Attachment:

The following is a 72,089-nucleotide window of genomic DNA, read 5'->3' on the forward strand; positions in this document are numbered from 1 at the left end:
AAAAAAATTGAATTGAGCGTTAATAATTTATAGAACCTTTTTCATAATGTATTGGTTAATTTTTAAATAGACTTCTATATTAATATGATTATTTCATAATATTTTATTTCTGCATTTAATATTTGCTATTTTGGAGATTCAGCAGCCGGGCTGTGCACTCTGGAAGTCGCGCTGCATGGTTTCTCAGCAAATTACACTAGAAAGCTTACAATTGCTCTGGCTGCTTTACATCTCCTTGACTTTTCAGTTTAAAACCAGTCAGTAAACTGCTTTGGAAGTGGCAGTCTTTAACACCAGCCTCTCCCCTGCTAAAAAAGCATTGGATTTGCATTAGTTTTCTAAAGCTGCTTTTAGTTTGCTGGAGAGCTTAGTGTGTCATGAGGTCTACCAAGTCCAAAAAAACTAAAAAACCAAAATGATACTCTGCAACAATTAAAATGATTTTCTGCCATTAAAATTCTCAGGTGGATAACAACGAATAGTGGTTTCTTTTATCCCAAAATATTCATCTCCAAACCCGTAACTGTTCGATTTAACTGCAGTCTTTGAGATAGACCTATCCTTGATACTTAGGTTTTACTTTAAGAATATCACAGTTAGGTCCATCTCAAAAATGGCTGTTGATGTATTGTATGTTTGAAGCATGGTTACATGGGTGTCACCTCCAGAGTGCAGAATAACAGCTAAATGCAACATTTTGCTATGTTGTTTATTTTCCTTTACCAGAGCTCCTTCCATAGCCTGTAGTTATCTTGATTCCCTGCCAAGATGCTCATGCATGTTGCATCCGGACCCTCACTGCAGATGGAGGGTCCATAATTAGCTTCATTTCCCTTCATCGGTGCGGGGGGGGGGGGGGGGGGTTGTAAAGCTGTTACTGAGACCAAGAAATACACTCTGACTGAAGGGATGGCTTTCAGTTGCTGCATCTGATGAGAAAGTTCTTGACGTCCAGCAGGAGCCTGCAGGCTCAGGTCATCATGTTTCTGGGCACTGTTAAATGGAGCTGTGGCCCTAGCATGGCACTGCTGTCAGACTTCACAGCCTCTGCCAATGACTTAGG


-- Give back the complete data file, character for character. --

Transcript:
The following is a 72,089-nucleotide window of genomic DNA, read 5'->3' on the forward strand; positions in this document are numbered from 1 at the left end:
AAAAAAATTGAATTGAGCGTTAATAATTTATAGAACCTTTTTCATAATGTATTGGTTAATTTTTAAATAGACTTCTATATTAATATGATTATTTCATAATATTTTATTTCTGCATTTAATATTTGCTATTTTGGAGATTCAGCAGCCGGGCTGTGCACTCTGGAAGTCGCGCTGCATGGTTTCTCAGCAAATTACACTAGAAAGCTTACAATTGCTCTGGCTGCTTTACATCTCCTTGACTTTTCAGTTTAAAACCAGTCAGTAAACTGCTTTGGAAGTGGCAGTCTTTAACACCAGCCTCTCCCCTGCTAAAAAAGCATTGGATTTGCATTAGTTTTCTAAAGCTGCTTTTAGTTTGCTGGAGAGCTTAGTGTGTCATGAGGTCTACCAAGTCCAAAAAAACTAAAAAACCAAAATGATACTCTGCAACAATTAAAATGATTTTCTGCCATTAAAATTCTCAGGTGGATAACAACGAATAGTGGTTTCTTTTATCCCAAAATATTCATCTCCAAACCCGTAACTGTTCGATTTAACTGCAGTCTTTGAGATAGACCTATCCTTGATACTTAGGTTTTACTTTAAGAATATCACAGTTAGGTCCATCTCAAAAATGGCTGTTGATGTATTGTATGTTTGAAGCATGGTTACATGGGTGTCACCTCCAGAGTGCAGAATAACAGCTAAATGCAACATTTTGCTATGTTGTTTATTTTCCTTTACCAGAGCTCCTTCCATAGCCTGTAGTTATCTTGATTCCCTGCCAAGATGCTCATGCATGTTGCATCCGGACCCTCACTGCAGATGGAGGGTCCATAATTAGCTTCATTTCCCTTCATCGGTGCGGGGGGGGGGGGGGGGGGTTGTAAAGCTGTTACTGAGACCAAGAAATACACTCTGACTGAAGGGATGGCTTTCAGTTGCTGCATCTGATGAGAAAGTTCTTGACGTCCAGCAGGAGCCTGCAGGCTCAGGTCATCATGTTTCTGGGCACTGTTAAATGGAGCTGTGGCCCTAGCATGGCACTGCTGTCAGACTTCACAGCCTCTGCCAATGACTTAGG